Baby Pictures (Part 2)

Would somebody kindly do something?

Anyone?

(sigh)

Post World Series, pre-hot stove league, and I’m bored, uninspired (yeah yeah, so what else is new?) and worst of all: I didn’t procrastinate and I’ve still got bupkis.

Heck, even David Samson hasn’t provided me any new material.

Oh well. Back to baby pictures. I thought I’d do a bit of a twist. We’ve all heard about the next big thing. The “can’t miss” who invariably did (Jeffrey Hammonds anyone?). Although today’s quartet made the major leagues, they fell just a weeeee bit short of projections—although in the case of the last guy on the list, it was injury that short circuited “what could’ve been.” When healthy, he has had some terrific years (four seasons over 130 OPS+ in at least 400 PA).

So, for the second time in as many weeks; without further ado, our flab four: James Baldwin, Roger Cedeno, Danny Clyburn and Cliff Floyd.

James Baldwin

Position: Pitcher
Team: Chicago White Sox
Born: July 15, 1971 Southern Pines, NC Height: 6’3″ Weight: 210 lbs.
Bats: right Throws: right
Acquired: Fourth-round pick in 6/90 free-agent draft

Will: overmatch hitters
Can’t: backslide on control
Expect: low-hit games
Don’t Expect: return to Class-A ball

Baldwin finally found the secret to throwing strikes in 1992, and it helped him restart his career after two undistinguished seasons in the lower minors. His ability to throw strikes carried over to the start of 1993. Pitching at Birmingham of the Double-A Southern League, Baldwin raced out to a 5-1 start with 21 walks in his first 66 innings. He was named the loop’s No.3 prospect by Baseball America. After 17 starts he was promoted to Triple-A Nashville, and he didn’t miss a beat. In 1992, he walked just 52 batters in 175 innings while pitching Class-A ball in the Midwest and Florida State Leagues. His 176 strikeouts tied him for sixth among minor leaguers. He earned a Mid­west League Player of the Week Award, was named to the loop’s postseason All-­Star team, and was tabbed among the circuit’s top 10 prospects by Baseball America. Baldwin’s stuff shouldn’t be much of a question, as he had struck out 289 batters in 284 innings over his pro career.

Um, wow. Where to start? In fairness, Baldwin has had some flashes of brilliance (the early part of 2000 which led to an All-Star selection) but they’ve been just that—flashes. He enjoyed pretty good control over his career: 3.3 BB/9 IP—despite leading the AL in wild pitches in 1997—but never developed into an overpowering pitcher (major league career K/9 of 5.74) despite averaging a whiff per inning at the time the above was written. Expect low hit games? He averaged over a hit an inning in over 1300 IP. On the bright side, he pitched pretty well in his only postseason start (6 IP/1 ER) against the Mariners in the 2000 ALDS but didn’t get a decision. Baldwin finished his career with an ERA over five (5.01; 91 ERA+).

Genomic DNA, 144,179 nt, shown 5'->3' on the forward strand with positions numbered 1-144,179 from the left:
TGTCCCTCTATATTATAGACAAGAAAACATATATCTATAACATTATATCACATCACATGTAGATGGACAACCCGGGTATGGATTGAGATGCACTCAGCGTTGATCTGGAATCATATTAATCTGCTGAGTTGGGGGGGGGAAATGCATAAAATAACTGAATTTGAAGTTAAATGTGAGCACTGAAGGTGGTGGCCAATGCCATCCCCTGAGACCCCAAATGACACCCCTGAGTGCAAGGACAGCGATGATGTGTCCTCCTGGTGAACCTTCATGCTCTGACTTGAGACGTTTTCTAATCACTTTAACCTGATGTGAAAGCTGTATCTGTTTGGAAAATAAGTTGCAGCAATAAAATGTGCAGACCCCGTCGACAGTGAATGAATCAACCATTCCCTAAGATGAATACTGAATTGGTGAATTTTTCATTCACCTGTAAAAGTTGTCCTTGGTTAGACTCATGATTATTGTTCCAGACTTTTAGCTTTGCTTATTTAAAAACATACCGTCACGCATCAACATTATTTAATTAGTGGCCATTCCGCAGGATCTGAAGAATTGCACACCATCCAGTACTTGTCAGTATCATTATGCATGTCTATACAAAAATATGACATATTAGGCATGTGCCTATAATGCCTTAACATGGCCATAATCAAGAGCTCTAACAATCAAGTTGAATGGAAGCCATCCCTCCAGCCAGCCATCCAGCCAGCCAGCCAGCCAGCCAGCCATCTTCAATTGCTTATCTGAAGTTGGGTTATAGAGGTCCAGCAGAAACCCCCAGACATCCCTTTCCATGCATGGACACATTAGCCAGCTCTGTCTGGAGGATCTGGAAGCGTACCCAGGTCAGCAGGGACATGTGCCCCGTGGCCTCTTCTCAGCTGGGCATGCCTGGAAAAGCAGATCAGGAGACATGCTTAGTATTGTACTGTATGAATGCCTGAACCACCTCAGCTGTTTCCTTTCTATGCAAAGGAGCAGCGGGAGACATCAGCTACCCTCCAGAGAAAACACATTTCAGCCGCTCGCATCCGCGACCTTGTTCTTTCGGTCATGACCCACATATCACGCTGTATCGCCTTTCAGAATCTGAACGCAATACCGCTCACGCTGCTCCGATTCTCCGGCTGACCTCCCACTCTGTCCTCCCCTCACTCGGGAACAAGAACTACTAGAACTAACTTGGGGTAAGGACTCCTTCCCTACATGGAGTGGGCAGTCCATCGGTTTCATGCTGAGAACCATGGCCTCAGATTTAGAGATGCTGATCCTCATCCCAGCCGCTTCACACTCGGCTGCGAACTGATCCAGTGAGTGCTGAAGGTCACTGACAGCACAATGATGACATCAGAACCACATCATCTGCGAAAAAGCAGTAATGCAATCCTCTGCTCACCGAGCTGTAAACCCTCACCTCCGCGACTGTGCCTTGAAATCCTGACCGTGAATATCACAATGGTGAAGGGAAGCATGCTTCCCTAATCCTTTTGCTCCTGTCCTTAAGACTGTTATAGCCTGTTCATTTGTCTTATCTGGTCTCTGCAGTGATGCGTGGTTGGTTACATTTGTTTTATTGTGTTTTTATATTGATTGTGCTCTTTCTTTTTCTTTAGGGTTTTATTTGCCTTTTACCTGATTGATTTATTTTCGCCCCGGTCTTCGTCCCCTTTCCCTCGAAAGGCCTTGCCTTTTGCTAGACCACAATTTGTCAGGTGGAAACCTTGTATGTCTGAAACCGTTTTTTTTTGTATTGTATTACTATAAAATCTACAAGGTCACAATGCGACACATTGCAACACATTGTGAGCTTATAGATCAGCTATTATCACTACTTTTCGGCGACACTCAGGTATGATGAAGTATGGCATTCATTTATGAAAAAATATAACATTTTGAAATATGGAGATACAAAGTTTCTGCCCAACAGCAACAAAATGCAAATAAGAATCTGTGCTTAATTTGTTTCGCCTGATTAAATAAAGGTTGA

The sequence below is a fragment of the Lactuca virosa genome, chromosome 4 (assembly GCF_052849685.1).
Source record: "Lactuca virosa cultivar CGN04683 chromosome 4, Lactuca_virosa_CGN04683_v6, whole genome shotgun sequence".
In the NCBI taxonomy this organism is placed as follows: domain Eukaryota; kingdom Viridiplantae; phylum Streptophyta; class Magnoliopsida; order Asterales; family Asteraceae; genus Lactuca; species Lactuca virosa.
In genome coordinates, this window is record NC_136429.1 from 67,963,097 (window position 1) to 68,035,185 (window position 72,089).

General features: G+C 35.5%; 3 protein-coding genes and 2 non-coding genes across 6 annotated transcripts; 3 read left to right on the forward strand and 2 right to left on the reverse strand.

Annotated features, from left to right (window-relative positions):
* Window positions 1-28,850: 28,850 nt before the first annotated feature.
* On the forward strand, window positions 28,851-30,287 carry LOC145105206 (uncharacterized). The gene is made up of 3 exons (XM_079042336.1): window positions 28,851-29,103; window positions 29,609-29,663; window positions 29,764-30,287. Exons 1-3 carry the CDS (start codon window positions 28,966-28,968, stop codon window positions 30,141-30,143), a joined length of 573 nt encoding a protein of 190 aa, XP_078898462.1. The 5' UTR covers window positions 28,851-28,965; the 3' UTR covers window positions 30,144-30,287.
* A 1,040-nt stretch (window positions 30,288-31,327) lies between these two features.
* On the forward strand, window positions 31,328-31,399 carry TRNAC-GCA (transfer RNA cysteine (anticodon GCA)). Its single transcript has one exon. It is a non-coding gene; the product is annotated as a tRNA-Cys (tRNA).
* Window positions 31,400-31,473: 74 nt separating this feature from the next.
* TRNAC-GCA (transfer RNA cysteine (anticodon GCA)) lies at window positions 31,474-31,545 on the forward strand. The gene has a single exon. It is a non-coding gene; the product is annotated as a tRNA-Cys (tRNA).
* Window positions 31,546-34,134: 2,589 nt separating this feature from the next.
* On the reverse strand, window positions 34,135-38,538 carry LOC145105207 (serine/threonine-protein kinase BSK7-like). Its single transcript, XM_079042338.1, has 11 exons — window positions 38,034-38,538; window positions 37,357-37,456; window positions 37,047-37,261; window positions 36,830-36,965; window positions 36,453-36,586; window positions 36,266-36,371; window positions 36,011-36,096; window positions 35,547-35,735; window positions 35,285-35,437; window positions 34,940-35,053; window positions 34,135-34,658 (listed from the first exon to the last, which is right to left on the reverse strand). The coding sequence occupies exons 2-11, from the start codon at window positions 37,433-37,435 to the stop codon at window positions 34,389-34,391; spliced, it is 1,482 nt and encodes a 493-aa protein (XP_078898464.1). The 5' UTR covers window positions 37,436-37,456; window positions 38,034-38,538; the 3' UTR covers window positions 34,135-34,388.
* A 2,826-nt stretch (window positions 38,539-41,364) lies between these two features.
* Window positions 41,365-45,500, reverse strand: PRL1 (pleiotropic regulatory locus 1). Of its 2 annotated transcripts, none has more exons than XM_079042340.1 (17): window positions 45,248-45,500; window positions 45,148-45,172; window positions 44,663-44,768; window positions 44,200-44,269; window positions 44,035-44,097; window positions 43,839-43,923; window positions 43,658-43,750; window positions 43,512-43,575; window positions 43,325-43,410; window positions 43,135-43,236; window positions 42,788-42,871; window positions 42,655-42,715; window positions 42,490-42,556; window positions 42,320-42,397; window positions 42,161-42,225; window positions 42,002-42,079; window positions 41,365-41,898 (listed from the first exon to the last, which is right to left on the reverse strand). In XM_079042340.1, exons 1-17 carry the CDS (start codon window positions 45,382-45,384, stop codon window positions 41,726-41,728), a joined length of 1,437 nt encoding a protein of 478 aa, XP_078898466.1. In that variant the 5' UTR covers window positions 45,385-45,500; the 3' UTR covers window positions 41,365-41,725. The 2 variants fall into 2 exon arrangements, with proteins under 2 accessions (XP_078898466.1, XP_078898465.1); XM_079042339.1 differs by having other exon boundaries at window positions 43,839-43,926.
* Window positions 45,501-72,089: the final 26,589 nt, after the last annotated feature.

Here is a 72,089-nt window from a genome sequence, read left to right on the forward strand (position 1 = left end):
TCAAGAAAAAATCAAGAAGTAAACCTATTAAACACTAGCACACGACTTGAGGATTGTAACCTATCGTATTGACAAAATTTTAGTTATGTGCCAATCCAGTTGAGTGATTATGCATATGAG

ROGER CEDENO

Position: Outfield
Team: Los Angeles Dodgers
Born: Aug. 16, 1974 Valencia Edo. Carabobo Venezuela
Height: 6’1″ Weight: 165 lbs.
Bats: both Throws: right
Acquired: Signed as a free agent. 3/91

Will: cover ground
Can’t: hit homers yet
Expect: good on-base percentage
Don’t Expect: a bust

The Dodgers appear to have a massive talent on their hands in Cedeno, who more than held his own at the Double-A level despite his young age. Cedeno showed he could be Los Angeles’ next standout leadoff man, following in the swift steps of Brett Butler. A switch-hitter who plays centerfield, Cedeno is a speedster who can not only hit for average but draw a walk as well. Playing at San Antonio of the Double-A Texas League, he collected five consecutive multi hit games from June 18 to June 22. He hit .398 in June, best in the league, and was riding a 14-game hit­ting streak as the month ended. He was named the No.6 prospect in the league by Baseball America. Signed by Camilo Pascual, Cedeno spent the 1992 season with Great Falls, leading the Pioneer League with 40 stolen bases while getting caught nine times. He ranked in the top 10 in on-base percentage, stolen bases, and batting average for switch-hitters among all short-season players. He has not shown much power yet, but that could come.

Over my years surfing various baseball message boards I’ve probably seen his name punctuated by more expletives than any other player (other honorees: Timo Perez, Neifi Perez, the New York Mets from 1992-98). Such is the life of whom much was expected and little delivered. “Can’t: hit homers yet”? Well after hitting 40 over 11 seasons I think the waiting is over. “Expect: good on-base percentage”? His .340 was over the league average over the same span (.337)—that was a textbook ‘damning with faint praise’. “Don’t Expect: a bust”? Over 3000 AB and an OPS+ of 88? That’s a bust of Dolly Parton proportions. For what it’s worth, Cedeno is 11 for 31 in the postseason.

DANNY CLYBURN

Position: Outfield
Team: Pittsburgh Pirates
Born: April 6, 1974 Lancaster, SC Height: 6’3″ Weight: 210 lbs.
Bats: right Throws: right